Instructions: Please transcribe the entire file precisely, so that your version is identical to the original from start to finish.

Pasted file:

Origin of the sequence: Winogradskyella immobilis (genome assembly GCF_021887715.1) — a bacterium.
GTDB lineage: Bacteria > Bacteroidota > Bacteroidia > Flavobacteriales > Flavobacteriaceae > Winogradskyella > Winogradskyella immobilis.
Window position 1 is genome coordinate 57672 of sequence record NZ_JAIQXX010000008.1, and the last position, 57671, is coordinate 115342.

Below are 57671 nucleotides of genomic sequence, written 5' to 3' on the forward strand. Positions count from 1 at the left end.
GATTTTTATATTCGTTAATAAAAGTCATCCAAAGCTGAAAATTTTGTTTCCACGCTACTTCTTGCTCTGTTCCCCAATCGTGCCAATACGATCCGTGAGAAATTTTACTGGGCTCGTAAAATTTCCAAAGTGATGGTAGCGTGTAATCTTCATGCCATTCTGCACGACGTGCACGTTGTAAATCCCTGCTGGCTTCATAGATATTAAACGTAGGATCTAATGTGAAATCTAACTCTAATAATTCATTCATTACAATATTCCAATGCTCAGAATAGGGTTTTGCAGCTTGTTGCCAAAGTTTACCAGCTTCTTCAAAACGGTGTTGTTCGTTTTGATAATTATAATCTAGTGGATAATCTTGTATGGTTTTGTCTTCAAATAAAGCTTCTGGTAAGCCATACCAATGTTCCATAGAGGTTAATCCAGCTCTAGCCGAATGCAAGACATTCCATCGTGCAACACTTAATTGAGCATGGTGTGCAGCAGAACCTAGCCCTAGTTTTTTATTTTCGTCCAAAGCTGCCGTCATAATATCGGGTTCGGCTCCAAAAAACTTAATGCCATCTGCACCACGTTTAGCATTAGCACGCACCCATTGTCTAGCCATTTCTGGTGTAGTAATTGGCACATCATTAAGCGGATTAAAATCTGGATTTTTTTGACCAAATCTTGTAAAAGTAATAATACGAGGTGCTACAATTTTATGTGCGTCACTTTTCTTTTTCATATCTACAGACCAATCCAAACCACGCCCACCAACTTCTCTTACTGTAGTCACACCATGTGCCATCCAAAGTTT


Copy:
Origin of the sequence: Winogradskyella immobilis (genome assembly GCF_021887715.1) — a bacterium.
GTDB lineage: Bacteria > Bacteroidota > Bacteroidia > Flavobacteriales > Flavobacteriaceae > Winogradskyella > Winogradskyella immobilis.
Window position 1 is genome coordinate 57672 of sequence record NZ_JAIQXX010000008.1, and the last position, 57671, is coordinate 115342.

Below are 57671 nucleotides of genomic sequence, written 5' to 3' on the forward strand. Positions count from 1 at the left end.
GATTTTTATATTCGTTAATAAAAGTCATCCAAAGCTGAAAATTTTGTTTCCACGCTACTTCTTGCTCTGTTCCCCAATCGTGCCAATACGATCCGTGAGAAATTTTACTGGGCTCGTAAAATTTCCAAAGTGATGGTAGCGTGTAATCTTCATGCCATTCTGCACGACGTGCACGTTGTAAATCCCTGCTGGCTTCATAGATATTAAACGTAGGATCTAATGTGAAATCTAACTCTAATAATTCATTCATTACAATATTCCAATGCTCAGAATAGGGTTTTGCAGCTTGTTGCCAAAGTTTACCAGCTTCTTCAAAACGGTGTTGTTCGTTTTGATAATTATAATCTAGTGGATAATCTTGTATGGTTTTGTCTTCAAATAAAGCTTCTGGTAAGCCATACCAATGTTCCATAGAGGTTAATCCAGCTCTAGCCGAATGCAAGACATTCCATCGTGCAACACTTAATTGAGCATGGTGTGCAGCAGAACCTAGCCCTAGTTTTTTATTTTCGTCCAAAGCTGCCGTCATAATATCGGGTTCGGCTCCAAAAAACTTAATGCCATCTGCACCACGTTTAGCATTAGCACGCACCCATTGTCTAGCCATTTCTGGTGTAGTAATTGGCACATCATTAAGCGGATTAAAATCTGGATTTTTTTGACCAAATCTTGTAAAAGTAATAATACGAGGTGCTACAATTTTATGTGCGTCACTTTTCTTTTTCATATCTACAGACCAATCCAAACCACGCCCACCAACTTCTCTTACTGTAGTCACACCATGTGCCATCCAAAGTTT